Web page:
"During the siege of Charleston, during the Revolutionary War, a Lieutenant de Rochelle, was about to be united in marriage to Miss Anna Pickens, the daughter of Ex-Governor Pickens at the home of a General. As the clergyman was asking the bride if she was ready, a bomb-shell fell upon the roof of the house, penetrated to the room where the company were assembled, and burst and wounded nine persons, and among them, the bride. When order was at last restored the bride lay motionless upon the carpet. Her betrothed, kneeling and bending over her was weeping bitterly, and trying to stop the blood that welled from a terrible wound under her left breast. A surgeon came and declared that Miss Pickens had not more than two hours to live. When informed of this, the heroic bride said, "I beg you to tell me the truth. If I must die, I can die worthy of you." The young soldier's tears were his answer, and Miss Anna, summoning all her strength, attempted to smile. Nothing could be more heart-rending to see the agony of this brave girl, struggling in the embrace of death and against a terrible mortal pang. Gov. Pickens, whose courage is known, was almost without consciousness." Lieut. de Rochelle was the first to speak. "Anna," he cried, "I will die soon, too, but I would have you die my wife. There is yet time to unite us"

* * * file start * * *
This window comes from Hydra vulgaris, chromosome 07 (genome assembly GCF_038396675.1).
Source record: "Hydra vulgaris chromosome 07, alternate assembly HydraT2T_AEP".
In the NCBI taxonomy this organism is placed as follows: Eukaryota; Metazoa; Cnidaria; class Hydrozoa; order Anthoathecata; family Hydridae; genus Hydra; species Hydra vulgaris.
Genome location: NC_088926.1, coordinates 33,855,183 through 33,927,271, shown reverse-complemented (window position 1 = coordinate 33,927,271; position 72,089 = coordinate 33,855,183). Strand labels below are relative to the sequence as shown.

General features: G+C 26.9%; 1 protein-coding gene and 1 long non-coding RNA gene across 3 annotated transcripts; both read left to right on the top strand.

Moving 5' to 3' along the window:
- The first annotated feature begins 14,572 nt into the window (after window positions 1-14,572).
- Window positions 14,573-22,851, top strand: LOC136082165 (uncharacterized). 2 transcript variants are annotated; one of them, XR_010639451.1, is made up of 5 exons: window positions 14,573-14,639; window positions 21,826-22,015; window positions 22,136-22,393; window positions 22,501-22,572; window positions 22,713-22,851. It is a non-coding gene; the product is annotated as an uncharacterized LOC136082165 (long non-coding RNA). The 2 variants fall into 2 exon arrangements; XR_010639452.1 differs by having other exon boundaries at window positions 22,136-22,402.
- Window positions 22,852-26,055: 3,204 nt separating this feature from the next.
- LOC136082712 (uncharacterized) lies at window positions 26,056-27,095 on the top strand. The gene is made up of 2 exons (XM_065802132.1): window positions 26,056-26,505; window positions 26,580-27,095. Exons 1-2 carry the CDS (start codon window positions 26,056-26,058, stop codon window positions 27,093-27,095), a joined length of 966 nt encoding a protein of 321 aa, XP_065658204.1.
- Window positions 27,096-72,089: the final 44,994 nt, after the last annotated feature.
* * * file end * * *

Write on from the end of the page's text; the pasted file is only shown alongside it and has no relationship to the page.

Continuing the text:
She lay upon a sofa, her bridal robes soaked with her own blood, her hair disheveled, yet she had never been more beautiful, helpless as she was. The clergyman asked the questions, to which she assented, while the groom held her hand. Another had even now come for her; the foam was upon her lips as the service ended. Within an hour the bridal chamber was the place of mourning, and death had claimed her for his own bride."